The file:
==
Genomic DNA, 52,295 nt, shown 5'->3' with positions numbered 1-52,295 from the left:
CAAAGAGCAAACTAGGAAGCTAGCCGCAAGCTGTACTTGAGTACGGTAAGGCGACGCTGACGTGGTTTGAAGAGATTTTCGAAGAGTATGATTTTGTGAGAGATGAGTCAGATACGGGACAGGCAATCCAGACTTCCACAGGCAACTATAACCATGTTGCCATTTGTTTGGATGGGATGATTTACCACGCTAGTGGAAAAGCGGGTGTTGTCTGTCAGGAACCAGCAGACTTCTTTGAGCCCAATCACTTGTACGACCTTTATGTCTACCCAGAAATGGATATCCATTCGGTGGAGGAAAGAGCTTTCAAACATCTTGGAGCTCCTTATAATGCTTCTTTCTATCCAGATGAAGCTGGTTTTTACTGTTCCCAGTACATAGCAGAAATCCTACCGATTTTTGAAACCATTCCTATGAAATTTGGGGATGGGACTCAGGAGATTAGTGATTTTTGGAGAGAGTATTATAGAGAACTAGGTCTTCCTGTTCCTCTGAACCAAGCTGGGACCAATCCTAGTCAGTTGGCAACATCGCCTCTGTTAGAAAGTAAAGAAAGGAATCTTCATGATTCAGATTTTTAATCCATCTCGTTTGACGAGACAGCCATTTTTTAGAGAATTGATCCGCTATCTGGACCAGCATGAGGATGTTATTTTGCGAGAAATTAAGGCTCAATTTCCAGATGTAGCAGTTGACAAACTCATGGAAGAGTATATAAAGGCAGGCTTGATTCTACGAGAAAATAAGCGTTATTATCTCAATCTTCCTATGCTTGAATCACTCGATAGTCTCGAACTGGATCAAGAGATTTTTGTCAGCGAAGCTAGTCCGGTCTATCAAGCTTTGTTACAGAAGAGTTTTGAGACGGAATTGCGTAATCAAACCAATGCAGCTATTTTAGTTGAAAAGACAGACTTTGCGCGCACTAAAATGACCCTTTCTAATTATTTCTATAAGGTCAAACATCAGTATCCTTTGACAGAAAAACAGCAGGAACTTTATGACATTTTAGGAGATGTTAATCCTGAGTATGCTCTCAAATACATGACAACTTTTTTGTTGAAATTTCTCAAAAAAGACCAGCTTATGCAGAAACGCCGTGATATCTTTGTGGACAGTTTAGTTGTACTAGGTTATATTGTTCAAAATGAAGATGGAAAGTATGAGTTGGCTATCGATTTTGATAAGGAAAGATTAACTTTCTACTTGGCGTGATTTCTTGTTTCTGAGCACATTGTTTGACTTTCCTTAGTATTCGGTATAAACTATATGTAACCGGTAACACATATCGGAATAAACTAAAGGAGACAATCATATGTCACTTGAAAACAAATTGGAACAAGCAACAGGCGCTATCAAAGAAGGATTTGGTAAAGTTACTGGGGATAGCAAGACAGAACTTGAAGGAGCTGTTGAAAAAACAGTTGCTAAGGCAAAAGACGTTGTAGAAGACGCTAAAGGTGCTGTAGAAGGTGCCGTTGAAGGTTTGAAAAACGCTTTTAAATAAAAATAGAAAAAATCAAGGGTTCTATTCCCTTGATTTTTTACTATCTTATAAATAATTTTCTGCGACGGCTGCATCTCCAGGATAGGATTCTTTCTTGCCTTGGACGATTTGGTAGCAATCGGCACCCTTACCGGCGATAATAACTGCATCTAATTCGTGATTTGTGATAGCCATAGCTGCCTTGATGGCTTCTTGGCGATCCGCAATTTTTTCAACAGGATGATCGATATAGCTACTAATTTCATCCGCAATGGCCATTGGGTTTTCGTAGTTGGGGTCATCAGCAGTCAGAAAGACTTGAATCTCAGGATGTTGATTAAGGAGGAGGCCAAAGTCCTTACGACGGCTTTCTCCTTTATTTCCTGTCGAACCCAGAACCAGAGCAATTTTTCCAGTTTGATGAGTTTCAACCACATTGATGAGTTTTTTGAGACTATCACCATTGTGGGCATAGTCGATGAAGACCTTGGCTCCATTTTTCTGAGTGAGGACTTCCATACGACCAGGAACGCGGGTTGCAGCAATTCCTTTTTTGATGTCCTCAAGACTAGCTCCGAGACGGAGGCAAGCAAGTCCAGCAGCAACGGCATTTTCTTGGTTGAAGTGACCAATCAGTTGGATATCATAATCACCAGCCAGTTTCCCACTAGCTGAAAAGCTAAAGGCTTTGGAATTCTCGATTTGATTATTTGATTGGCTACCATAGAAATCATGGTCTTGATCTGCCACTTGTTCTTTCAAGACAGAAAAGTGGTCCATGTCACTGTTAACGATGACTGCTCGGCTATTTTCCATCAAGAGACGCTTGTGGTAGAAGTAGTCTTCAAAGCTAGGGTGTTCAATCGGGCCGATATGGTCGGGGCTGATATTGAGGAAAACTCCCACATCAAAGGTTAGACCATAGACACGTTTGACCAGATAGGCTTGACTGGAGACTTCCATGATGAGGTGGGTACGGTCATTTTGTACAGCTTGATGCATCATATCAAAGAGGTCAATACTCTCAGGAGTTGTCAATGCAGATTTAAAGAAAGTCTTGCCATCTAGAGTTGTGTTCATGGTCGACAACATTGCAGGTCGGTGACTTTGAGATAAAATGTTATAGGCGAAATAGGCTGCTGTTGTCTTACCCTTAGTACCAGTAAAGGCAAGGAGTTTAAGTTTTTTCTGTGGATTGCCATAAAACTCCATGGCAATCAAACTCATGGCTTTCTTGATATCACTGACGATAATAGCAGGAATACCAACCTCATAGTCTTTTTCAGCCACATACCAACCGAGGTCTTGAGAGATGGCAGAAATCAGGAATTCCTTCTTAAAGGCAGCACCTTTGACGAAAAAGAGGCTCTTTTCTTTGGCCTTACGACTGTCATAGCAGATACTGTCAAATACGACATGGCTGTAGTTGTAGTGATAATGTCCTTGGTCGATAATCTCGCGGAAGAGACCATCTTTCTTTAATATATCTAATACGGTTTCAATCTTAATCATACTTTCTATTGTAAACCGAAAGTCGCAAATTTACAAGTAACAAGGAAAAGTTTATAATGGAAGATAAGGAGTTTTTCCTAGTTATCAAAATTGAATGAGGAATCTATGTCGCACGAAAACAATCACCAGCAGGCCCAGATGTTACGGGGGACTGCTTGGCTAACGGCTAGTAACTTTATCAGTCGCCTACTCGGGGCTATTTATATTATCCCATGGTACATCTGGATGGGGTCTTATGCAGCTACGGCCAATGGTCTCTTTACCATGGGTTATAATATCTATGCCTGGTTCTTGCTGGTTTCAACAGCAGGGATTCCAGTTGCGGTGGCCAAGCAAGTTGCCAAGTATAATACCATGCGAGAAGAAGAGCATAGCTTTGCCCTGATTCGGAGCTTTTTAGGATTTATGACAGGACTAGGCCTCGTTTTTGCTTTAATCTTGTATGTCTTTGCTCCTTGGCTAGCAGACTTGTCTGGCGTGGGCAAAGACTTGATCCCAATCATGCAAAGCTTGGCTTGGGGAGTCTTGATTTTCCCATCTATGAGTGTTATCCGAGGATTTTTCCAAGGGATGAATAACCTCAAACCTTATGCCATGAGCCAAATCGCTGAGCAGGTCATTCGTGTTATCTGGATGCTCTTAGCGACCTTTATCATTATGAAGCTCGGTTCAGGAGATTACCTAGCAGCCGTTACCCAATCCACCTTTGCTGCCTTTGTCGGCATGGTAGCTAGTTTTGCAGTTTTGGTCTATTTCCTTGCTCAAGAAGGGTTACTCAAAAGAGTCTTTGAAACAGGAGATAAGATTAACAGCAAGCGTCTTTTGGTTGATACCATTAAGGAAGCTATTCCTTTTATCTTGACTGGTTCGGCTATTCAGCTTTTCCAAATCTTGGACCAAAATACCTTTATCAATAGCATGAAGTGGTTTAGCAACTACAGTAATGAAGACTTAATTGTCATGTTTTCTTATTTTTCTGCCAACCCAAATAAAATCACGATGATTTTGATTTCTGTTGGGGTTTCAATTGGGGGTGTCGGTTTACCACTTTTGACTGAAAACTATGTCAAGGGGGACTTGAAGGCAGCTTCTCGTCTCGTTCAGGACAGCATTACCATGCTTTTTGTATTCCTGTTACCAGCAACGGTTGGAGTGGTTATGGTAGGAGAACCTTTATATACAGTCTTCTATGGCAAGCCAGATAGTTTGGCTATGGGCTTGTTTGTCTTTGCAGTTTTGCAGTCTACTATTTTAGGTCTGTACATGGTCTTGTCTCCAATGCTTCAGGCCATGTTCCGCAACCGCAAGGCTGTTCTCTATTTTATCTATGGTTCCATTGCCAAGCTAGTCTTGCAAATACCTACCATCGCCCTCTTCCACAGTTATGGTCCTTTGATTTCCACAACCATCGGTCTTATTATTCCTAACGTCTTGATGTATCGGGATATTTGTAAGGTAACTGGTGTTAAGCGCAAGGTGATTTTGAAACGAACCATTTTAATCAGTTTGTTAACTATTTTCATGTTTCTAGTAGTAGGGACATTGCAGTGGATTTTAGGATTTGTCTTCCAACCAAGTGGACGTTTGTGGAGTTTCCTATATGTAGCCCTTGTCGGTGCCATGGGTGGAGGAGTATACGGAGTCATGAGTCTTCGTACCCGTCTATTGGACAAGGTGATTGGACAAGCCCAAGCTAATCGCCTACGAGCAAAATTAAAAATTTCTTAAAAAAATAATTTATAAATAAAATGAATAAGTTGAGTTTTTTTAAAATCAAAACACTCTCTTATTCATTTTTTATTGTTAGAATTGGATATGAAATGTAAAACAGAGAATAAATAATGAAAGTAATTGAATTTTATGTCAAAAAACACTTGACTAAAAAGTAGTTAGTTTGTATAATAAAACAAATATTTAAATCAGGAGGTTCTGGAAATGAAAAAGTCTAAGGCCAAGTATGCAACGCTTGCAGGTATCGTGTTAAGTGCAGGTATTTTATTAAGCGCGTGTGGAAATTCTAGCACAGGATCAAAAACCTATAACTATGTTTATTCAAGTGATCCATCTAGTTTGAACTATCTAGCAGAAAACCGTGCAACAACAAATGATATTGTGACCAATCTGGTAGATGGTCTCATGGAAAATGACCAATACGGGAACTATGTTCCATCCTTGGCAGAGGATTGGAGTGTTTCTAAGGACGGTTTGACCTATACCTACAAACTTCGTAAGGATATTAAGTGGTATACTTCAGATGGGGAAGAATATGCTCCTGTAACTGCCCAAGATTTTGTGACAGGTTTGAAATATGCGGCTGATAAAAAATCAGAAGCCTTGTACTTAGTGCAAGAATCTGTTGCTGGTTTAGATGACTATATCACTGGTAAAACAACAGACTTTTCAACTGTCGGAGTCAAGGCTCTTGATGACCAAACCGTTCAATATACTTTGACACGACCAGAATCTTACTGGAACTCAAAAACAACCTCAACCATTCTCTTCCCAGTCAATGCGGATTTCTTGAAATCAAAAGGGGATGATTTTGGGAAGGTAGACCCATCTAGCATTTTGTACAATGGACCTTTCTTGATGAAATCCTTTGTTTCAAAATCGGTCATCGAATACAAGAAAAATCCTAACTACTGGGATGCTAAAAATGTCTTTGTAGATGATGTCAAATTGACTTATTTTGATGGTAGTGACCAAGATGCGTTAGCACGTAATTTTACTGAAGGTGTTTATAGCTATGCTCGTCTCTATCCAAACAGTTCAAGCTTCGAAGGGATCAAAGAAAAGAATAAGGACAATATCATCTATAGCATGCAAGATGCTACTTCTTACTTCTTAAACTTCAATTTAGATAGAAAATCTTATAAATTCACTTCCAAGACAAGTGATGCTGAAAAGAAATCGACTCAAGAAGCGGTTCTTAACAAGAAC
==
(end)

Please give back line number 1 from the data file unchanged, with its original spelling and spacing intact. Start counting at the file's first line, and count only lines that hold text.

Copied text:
Genomic DNA, 52,295 nt, shown 5'->3' with positions numbered 1-52,295 from the left: